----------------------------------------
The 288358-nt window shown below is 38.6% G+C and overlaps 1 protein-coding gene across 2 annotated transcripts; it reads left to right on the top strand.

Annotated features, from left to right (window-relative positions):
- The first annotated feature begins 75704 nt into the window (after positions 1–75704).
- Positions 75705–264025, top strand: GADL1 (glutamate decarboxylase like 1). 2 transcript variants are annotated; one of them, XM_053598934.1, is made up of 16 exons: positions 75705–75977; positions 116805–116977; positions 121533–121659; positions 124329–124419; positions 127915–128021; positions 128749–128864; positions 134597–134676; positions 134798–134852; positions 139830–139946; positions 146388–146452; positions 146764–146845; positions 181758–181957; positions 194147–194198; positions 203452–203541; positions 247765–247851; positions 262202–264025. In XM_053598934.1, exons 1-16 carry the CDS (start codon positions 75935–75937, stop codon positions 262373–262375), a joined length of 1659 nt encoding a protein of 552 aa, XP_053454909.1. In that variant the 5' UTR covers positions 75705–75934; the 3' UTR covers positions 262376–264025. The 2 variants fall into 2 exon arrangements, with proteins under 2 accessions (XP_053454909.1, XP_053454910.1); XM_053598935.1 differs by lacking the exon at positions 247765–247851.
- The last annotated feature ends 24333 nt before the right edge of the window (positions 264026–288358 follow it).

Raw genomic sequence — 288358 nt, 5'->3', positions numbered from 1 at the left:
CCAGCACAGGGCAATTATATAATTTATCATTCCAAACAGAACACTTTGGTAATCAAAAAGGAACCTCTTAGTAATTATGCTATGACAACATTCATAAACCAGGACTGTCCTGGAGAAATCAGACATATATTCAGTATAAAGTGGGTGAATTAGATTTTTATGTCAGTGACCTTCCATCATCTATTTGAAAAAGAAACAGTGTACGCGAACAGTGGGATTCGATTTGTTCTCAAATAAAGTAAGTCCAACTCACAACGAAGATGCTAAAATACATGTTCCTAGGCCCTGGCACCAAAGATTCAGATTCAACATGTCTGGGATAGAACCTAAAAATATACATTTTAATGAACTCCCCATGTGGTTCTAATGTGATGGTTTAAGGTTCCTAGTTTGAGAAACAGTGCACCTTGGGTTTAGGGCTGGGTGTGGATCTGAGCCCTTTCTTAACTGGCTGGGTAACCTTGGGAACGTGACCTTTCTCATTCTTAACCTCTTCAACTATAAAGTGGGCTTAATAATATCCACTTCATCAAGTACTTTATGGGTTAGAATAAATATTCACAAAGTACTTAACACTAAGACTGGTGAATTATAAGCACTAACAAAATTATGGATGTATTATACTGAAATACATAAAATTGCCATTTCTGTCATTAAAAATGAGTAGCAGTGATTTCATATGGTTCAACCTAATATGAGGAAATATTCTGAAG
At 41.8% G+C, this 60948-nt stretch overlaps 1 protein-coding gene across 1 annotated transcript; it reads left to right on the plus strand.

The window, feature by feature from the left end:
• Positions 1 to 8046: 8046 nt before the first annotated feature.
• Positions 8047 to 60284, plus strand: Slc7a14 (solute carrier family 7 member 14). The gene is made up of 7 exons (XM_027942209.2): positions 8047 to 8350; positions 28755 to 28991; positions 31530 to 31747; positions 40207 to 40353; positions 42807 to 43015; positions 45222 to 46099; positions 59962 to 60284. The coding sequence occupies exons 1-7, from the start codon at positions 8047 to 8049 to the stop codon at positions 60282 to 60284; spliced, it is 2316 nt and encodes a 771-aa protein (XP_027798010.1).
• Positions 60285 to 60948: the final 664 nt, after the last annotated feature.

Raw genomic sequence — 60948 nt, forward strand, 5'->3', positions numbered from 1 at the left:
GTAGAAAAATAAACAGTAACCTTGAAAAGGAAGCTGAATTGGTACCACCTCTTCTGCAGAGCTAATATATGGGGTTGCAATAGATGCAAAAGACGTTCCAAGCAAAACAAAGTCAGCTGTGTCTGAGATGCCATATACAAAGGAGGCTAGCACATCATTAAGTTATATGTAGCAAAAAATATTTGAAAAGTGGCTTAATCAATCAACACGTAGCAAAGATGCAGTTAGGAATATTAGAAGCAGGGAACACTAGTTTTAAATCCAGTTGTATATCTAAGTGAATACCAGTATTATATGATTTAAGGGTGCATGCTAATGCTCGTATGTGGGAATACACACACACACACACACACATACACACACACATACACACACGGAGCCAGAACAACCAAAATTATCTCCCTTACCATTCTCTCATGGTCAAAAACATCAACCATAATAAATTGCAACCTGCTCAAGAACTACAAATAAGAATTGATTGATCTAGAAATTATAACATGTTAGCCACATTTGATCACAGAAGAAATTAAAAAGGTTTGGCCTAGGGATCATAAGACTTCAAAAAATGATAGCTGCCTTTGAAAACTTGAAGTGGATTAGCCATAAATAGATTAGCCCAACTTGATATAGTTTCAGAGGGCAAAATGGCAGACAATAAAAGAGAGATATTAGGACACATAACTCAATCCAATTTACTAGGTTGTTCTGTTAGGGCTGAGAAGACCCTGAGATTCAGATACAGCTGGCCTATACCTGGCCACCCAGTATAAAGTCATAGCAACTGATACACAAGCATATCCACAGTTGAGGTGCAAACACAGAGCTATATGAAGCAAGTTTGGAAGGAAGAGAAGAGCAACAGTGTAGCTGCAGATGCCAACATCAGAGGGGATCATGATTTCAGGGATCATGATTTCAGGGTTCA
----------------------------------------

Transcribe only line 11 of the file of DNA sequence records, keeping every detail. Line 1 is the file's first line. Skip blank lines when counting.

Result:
• Positions 8047 to 60284, plus strand: Slc7a14 (solute carrier family 7 member 14). The gene is made up of 7 exons (XM_027942209.2): positions 8047 to 8350; positions 28755 to 28991; positions 31530 to 31747; positions 40207 to 40353; positions 42807 to 43015; positions 45222 to 46099; positions 59962 to 60284. The coding sequence occupies exons 1-7, from the start codon at positions 8047 to 8049 to the stop codon at positions 60282 to 60284; spliced, it is 2316 nt and encodes a 771-aa protein (XP_027798010.1).